"I am 3/4ths Canadian, and one 4th New Englander - I had ancestors on both sides in the Revolutionary war." - Elizabeth Bishop

Thursday, January 23, 2020

Letters to Aunt Grace, Part 133: A Joke and a Journey

It has been some time (November 2019) since my last LTAG post, which dealt with Bishop’s letter of 7 January 1963. That post covered only half of the letter, left it hanging unfinished as other matters distracted me. And we are already well into 2020! I hope now to return to these letters and the first task is to finish Bishop’s 7 January missive.

Her 7 January letter was by way of a note added to hers of 3 January, because she had in the interim heard from Grace, who was in Florida, so Bishop wrote the addendum and posted both letters to Hollywood, FL, where Bishop’s cousin Hazel Bulmer Snow lived. After an initial update about her own happenings, Bishop cast about for something else to tell her aunt and settled on “a silly dirty joke Lota’s nephew (aged 19) told us.” The joke was about “a nun, and she was so pure, so pure, so pure.” This saintly creature “never had an evil thought in her life.” When “she died and went to heaven” she met St. Peter, who said, “You are so pure, sister, you have to go up higher.” Up she went and met an “angel who said, ‘You are so pure, Sister Maria Magdalena, you have to go up higher in Heaven’.” Up she went again and “kept going higher and higher.” She finally reached “the very highest level of Heaven,” where “the archangel said: ‘Sister Maria Magdalena, please! You are too pure! Please say “ass” or you’ll go into orbit!’”

Grace had a famous sense of humour and probably chuckled, though the devout Presbyterian might not have been so impressed by such a Catholic joke. Even so, Bishop was clearly trying to entertain her aunt.

Bishop’s addendum quickly began to wind down and the final paragraph shifted back to Grace herself, who made the trip to Florida by bus, prompting Bishop to say that she hoped Grace “got away without too much trouble” and hoped the long journey wasn’t “too tiring.” Like Bishop, Grace was not fond of flying, “I feel the same way,” Bishop declared. But any mode of transportation comes with risk: “A friend of mine,” Bishop reported, “once got snowed in on a bus to Florida,” something Bishop hoped “doesn’t happen to you.” One wonders how Grace did it with her bad leg, sitting for hours and hours and miles and miles. Probably Grace took a Greyhound bus, the main interstate company serving the US in the early 1960s. Bishop had taken her own long trips by bus. Out of one of them in 1946 came “The Moose,” which she dedicated to Grace, perhaps not only for their shared encounters with moose, but for their shared bus trips.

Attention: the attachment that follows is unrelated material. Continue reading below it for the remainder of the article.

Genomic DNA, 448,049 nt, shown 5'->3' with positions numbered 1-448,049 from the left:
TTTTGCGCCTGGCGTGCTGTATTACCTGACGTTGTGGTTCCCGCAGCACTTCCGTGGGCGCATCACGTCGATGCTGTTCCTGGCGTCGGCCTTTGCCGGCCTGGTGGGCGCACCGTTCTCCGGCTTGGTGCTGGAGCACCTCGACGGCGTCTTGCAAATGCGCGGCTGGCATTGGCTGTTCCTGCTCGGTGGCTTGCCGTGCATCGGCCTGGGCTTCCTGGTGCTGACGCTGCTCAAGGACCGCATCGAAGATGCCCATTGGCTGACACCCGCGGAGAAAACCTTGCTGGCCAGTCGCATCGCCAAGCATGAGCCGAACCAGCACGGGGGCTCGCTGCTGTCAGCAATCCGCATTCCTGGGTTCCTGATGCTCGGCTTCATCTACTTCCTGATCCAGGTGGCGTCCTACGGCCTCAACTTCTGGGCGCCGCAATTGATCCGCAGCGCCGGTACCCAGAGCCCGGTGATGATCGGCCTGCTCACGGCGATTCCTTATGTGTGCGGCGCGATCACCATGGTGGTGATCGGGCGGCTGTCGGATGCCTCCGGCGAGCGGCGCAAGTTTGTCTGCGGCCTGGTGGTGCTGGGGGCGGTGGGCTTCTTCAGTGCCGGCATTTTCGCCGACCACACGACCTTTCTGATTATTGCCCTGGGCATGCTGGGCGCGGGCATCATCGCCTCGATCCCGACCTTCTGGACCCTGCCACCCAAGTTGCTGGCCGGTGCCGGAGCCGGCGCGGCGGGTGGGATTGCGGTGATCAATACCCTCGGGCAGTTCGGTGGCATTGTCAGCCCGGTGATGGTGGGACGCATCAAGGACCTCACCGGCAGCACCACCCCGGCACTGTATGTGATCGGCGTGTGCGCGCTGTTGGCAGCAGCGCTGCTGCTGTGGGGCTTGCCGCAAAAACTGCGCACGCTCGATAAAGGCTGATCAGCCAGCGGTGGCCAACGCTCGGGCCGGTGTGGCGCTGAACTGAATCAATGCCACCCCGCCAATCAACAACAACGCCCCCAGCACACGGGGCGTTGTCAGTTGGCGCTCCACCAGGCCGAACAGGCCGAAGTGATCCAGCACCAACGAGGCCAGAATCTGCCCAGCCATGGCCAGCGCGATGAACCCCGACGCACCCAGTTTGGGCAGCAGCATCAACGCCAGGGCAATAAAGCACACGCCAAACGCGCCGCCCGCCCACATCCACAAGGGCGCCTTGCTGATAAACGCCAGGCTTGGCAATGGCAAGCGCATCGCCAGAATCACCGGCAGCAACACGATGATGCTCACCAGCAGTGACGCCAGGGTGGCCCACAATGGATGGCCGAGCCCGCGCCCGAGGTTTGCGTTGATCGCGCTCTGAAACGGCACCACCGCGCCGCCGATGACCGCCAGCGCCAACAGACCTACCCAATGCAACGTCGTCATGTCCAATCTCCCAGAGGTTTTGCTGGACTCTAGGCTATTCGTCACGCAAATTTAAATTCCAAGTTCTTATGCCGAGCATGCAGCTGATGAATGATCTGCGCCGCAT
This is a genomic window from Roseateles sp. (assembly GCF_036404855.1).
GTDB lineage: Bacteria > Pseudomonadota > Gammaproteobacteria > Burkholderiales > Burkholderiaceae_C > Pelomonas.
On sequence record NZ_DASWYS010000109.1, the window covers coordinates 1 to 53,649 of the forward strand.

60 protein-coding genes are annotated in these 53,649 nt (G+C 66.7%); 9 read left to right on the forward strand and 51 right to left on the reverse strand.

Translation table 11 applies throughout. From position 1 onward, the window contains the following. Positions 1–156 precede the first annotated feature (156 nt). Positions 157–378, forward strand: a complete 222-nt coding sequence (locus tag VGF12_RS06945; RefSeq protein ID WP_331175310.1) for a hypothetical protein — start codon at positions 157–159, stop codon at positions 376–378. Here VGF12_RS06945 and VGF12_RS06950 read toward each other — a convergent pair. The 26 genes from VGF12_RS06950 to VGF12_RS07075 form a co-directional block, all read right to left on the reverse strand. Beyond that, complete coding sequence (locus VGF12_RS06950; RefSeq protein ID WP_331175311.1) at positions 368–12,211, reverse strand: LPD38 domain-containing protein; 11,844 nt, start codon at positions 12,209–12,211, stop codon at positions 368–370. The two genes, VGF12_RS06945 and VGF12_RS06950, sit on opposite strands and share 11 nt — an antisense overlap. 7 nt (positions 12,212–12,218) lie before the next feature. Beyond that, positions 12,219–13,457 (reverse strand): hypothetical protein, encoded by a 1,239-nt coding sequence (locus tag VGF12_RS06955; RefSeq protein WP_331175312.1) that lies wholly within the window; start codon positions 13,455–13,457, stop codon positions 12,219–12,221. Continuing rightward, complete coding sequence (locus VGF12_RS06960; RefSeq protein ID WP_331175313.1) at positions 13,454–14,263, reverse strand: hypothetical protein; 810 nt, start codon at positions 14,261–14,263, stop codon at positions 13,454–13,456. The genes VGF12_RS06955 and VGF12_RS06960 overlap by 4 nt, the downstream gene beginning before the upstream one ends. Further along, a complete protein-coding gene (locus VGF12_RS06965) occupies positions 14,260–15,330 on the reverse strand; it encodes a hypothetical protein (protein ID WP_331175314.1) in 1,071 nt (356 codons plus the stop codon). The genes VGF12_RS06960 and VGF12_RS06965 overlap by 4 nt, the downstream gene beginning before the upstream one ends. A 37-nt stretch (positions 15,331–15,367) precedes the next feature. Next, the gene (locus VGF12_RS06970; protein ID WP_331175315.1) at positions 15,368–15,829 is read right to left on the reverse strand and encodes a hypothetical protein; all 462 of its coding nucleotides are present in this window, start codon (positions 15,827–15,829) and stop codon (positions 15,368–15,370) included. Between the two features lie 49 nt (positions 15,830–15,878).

(A Greyhound bus from the 1960s.)
Bishop’s next concern was Miriam, who she hoped was ‘better, too – poor infant.” And finally, she asked Grace to “Please give my love and best wishes to Aunt Mabel and Hazel,” with whom Grace was staying. She closed with a usual plea, “do write me.” And confirmed that she had received her aunt’s “Christmas card,” which she thought “at first glance” was a picture of Great Village, “I thought it had been taken there!” She realized, however, that the steeple of the church “wasn’t quite right.” She thanked Grace again “for the [cook] book,” which she had “already used,” as her 3 January letter noted, a book that she would use “a lot more I know.” She signed off with her usual “Much love” and a wish for “a healthy and cheerful 1963.”

A scribbled PS contained two seemingly random family thoughts. First, she wondered if “Hazel & Norm (is it?)” were “still living in the old house?” That is, Hazel and Norman Bowers, Grace’s stepson and wife, who were indeed still living in the Bulmer family home. Hazel lived there until 1996. Second, she reiterated that she thought “E[lizabeth Ross Naudin] shd [sic] have named one of her daughters E!”

Considerably more time passed before Bishop’s next 1963 letter, dated 18 March and written at Samambaia, but it was a fulsome letter filled with family gossip. The next post will pick up the ongoing narrative.

Click here to see Post 132.

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